(June 24, 2012): How a business person can manage attorneys and other professionals in the legal process of his business transactions, to minimize cost and risk and maximize efficiency – Part II of III. Click here for Part I. Check back soon for the third installments.
I. Precepts and Procedures.
(a) Choose an Attorney With Whom You are Comfortable. Obviously your transaction counsel must have a thorough working knowledge of the legal subject matter of your transaction, and sound work habits, so no discussion is needed on that. Instead, I mention that you should employ only attorneys you yourself are personally comfortable with.
Your comfort should be driven by your perception of the attorney’s loyalty, the sense he or she is looking out not just for the legal interests of the client entity, but for your personal interests in the context of your organization. In my experience, it is hard to protect the first without looking after the second. It should be driven by an ease of communication between you, which should explain itself. It should involve knowing you share a common understanding about priorities in your business & his or her law practice. This is difficult to describe clearly, and can take time to develop, but comes down to trust that, in looking at any set of facts, each will know instinctively what is important to the other.
The working relationship between a business person and his or her transaction lawyer should amount to a comfortable bond. This relationship aspect is at least as important as technical skills, and without both it will be hard for either of you to work efficiently.
(b) Address Cultural Differences before you Start a Deal. This Guide is pitched to transactions where both principals are people involved in commerce in English-speaking countries. Personally I have observed a common business culture to exist in the United States, Canada, England, India and Australia, such that business people from such countries can usually interact effectively with each other. I expect the same is true in all Common-law countries. Outside those areas, however, real cultural differences exist in business practices, in addition to any language barrier. It is outside the scope of this Guide to advise about specific cultural differences. Suffice it to say that before negotiating even the first term, a prudent person contemplating a transnational deal where cultural norms vary widely needs to secure not only attorneys knowledgeable about laws in all relevant jurisdictions, but also business-level advice for the transaction from someone experienced in the foreign culture.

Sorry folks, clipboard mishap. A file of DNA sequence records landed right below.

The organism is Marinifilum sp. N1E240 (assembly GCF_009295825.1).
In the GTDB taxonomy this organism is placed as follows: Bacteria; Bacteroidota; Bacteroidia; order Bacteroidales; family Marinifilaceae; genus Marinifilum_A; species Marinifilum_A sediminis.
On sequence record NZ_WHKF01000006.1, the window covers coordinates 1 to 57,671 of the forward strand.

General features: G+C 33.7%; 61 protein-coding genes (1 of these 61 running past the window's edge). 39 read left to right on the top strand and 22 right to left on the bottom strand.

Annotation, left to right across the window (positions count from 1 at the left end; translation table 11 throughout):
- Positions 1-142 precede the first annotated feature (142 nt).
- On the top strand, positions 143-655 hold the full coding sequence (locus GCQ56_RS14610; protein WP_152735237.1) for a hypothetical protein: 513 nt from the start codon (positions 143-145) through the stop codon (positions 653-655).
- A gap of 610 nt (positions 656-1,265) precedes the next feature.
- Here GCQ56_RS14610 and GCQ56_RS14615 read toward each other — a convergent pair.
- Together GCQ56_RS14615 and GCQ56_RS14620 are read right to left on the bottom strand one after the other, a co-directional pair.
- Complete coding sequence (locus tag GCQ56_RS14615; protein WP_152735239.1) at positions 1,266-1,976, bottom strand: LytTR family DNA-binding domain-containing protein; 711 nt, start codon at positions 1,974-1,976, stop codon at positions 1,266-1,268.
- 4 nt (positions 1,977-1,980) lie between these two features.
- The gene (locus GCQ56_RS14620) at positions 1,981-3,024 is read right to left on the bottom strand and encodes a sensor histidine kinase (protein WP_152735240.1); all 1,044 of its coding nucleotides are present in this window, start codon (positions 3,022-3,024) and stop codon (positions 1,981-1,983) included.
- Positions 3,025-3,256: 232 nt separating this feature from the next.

(c) Start with a Letter of Intent. Go from the General to the Particular. On occasion I have had transaction clients say, “To save money and time, we are skipping the LOI and going straight to definitive documents.” Nothing is more counter-productive. Spend the time needed to draft and sign a letter of intent before anything else. Once deal terms are nailed down in principal, it is vastly easier to reach agreement on particulars. More detail is better than less. In my view it is less important whether the LOI is binding or non-binding, as long as both parties sign it. There is real value in both parties signing an LOI, even if it isn’t legally binding. In my experience a party may walk away from a deal with a non-binding LOI, but if they do proceed with it, they find it hard to go back on the terms in the letter.
(d) Establish a Closing Timetable, but Be Reasonable. Generally one or both parties to a transaction have hard business reasons why it must be concluded by a particular date, but even if this isn’t the case, your Letter of Intent should set the expected date for closing, and possibly for intermediate steps like completion of due diligence. Overly long closing processes create outsized legal bills, but so do unrealistically short ones. An experienced transaction lawyer will know what is reasonable. Expect all dates to slip, of course, so allow some margin of time. Once document drafting and negotiation starts, it should continue until completed and the documents are signed. When lawyers halt their drafting work for over about one week, time is inevitably required to get them back up to speed.